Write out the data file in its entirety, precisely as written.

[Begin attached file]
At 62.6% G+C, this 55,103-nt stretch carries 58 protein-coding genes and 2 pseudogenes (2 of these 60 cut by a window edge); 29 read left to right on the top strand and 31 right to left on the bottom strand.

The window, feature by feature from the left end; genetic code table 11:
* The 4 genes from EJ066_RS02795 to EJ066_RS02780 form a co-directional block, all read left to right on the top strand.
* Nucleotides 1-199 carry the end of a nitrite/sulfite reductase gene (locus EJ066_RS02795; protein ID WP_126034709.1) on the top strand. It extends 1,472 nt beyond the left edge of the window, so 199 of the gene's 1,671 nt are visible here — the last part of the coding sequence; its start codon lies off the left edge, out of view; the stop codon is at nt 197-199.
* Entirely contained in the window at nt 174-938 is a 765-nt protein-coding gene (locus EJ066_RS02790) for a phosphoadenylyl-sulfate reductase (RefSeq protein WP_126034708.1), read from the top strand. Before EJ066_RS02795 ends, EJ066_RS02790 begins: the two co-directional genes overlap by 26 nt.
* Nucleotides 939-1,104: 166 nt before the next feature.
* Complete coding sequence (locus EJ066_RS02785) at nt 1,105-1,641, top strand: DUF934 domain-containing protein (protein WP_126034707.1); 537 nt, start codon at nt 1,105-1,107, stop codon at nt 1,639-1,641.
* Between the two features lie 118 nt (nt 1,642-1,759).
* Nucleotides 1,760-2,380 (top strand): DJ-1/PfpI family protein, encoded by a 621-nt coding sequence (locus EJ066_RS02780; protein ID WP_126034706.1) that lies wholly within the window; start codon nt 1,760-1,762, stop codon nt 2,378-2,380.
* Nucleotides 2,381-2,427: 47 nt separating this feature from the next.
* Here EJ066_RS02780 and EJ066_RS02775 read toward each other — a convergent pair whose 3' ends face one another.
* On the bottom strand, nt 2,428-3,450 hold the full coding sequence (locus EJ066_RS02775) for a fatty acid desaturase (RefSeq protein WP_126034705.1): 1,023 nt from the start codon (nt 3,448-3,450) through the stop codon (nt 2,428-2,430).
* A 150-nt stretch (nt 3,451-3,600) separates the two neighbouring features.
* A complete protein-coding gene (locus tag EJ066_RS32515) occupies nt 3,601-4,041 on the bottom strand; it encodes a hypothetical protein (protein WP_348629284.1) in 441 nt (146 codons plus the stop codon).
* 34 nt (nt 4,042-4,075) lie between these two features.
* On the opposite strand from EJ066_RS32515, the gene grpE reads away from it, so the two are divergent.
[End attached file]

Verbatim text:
At 62.6% G+C, this 55,103-nt stretch carries 58 protein-coding genes and 2 pseudogenes (2 of these 60 cut by a window edge); 29 read left to right on the top strand and 31 right to left on the bottom strand.

The window, feature by feature from the left end; genetic code table 11:
* The 4 genes from EJ066_RS02795 to EJ066_RS02780 form a co-directional block, all read left to right on the top strand.
* Nucleotides 1-199 carry the end of a nitrite/sulfite reductase gene (locus EJ066_RS02795; protein ID WP_126034709.1) on the top strand. It extends 1,472 nt beyond the left edge of the window, so 199 of the gene's 1,671 nt are visible here — the last part of the coding sequence; its start codon lies off the left edge, out of view; the stop codon is at nt 197-199.
* Entirely contained in the window at nt 174-938 is a 765-nt protein-coding gene (locus EJ066_RS02790) for a phosphoadenylyl-sulfate reductase (RefSeq protein WP_126034708.1), read from the top strand. Before EJ066_RS02795 ends, EJ066_RS02790 begins: the two co-directional genes overlap by 26 nt.
* Nucleotides 939-1,104: 166 nt before the next feature.
* Complete coding sequence (locus EJ066_RS02785) at nt 1,105-1,641, top strand: DUF934 domain-containing protein (protein WP_126034707.1); 537 nt, start codon at nt 1,105-1,107, stop codon at nt 1,639-1,641.
* Between the two features lie 118 nt (nt 1,642-1,759).
* Nucleotides 1,760-2,380 (top strand): DJ-1/PfpI family protein, encoded by a 621-nt coding sequence (locus EJ066_RS02780; protein ID WP_126034706.1) that lies wholly within the window; start codon nt 1,760-1,762, stop codon nt 2,378-2,380.
* Nucleotides 2,381-2,427: 47 nt separating this feature from the next.
* Here EJ066_RS02780 and EJ066_RS02775 read toward each other — a convergent pair whose 3' ends face one another.
* On the bottom strand, nt 2,428-3,450 hold the full coding sequence (locus EJ066_RS02775) for a fatty acid desaturase (RefSeq protein WP_126034705.1): 1,023 nt from the start codon (nt 3,448-3,450) through the stop codon (nt 2,428-2,430).
* A 150-nt stretch (nt 3,451-3,600) separates the two neighbouring features.
* A complete protein-coding gene (locus tag EJ066_RS32515) occupies nt 3,601-4,041 on the bottom strand; it encodes a hypothetical protein (protein WP_348629284.1) in 441 nt (146 codons plus the stop codon).
* 34 nt (nt 4,042-4,075) lie between these two features.
* On the opposite strand from EJ066_RS32515, the gene grpE reads away from it, so the two are divergent.